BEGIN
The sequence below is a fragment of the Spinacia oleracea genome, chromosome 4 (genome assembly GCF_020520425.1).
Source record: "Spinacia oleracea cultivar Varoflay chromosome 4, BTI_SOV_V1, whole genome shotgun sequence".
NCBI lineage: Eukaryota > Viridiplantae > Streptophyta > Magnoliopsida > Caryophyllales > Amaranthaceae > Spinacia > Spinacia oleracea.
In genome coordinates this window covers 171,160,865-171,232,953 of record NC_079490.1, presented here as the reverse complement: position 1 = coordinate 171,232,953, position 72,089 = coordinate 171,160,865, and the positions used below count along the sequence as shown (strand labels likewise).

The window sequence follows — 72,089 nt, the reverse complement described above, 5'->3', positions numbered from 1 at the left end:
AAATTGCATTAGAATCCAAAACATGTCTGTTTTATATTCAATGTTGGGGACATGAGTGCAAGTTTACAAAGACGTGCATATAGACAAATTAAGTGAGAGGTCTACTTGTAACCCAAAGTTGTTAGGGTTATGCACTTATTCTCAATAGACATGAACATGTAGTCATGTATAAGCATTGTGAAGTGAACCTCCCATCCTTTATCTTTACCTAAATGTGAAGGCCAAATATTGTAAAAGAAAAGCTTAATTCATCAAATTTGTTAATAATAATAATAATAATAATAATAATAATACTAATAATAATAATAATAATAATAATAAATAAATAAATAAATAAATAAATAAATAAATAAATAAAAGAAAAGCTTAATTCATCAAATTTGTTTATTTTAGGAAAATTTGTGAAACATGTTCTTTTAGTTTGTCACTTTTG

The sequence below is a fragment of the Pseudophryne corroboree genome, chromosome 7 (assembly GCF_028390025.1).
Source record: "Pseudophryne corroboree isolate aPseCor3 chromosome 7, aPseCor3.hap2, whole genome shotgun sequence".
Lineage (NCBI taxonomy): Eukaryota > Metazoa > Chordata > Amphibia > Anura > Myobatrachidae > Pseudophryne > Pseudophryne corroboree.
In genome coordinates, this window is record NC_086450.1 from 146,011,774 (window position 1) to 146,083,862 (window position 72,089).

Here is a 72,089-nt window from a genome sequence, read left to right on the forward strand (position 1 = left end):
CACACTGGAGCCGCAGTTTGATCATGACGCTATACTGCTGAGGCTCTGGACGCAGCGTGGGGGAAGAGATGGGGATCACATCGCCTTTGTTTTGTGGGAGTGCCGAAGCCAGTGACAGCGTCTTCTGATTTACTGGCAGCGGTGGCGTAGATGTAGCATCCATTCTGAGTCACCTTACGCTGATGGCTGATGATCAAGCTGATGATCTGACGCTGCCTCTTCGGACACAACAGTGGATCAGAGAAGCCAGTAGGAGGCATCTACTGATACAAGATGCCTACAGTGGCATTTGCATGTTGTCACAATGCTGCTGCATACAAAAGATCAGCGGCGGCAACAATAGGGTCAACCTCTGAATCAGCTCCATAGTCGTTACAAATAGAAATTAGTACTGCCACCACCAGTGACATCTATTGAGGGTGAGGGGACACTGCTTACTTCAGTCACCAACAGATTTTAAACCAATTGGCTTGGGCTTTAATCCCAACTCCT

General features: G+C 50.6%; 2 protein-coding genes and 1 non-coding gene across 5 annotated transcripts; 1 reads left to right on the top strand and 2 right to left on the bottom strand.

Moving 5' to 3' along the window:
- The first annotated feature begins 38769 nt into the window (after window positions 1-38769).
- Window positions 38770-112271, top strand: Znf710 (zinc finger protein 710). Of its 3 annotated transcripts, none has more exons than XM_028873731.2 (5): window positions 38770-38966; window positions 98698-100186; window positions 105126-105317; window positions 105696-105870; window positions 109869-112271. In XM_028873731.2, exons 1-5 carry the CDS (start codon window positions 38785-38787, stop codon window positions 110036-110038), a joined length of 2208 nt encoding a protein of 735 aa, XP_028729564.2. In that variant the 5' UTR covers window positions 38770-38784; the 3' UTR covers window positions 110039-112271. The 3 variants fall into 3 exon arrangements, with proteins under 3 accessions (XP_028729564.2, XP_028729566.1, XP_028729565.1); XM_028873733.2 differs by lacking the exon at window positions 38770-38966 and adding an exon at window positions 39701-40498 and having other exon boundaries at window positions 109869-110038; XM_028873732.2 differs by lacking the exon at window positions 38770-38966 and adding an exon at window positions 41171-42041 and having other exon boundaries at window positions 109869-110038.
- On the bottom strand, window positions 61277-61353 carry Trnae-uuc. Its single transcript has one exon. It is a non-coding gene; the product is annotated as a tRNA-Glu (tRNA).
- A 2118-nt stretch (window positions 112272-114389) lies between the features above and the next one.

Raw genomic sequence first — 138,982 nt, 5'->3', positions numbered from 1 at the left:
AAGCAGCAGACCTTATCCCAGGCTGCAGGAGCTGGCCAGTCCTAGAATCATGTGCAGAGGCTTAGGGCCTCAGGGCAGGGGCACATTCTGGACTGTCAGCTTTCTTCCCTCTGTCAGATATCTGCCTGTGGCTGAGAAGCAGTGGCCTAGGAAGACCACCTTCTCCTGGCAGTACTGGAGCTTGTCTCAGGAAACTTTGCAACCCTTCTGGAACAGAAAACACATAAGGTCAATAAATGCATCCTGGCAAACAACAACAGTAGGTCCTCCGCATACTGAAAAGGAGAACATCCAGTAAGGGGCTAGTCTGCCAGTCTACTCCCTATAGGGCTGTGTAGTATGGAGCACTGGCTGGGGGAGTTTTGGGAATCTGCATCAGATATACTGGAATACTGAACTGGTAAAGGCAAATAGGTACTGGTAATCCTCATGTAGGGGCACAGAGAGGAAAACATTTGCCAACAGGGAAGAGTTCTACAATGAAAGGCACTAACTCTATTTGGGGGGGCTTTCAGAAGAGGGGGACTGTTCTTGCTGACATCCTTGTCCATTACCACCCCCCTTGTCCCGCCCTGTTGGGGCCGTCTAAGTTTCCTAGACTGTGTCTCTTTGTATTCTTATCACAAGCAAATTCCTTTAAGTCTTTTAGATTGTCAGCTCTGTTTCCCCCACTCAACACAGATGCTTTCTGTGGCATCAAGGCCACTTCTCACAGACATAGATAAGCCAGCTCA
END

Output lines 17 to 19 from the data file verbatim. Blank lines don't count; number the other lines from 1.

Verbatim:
- On the bottom strand, window positions 61277-61353 carry Trnae-uuc. Its single transcript has one exon. It is a non-coding gene; the product is annotated as a tRNA-Glu (tRNA).
- A 2118-nt stretch (window positions 112272-114389) lies between the features above and the next one.

Raw genomic sequence first — 138,982 nt, 5'->3', positions numbered from 1 at the left: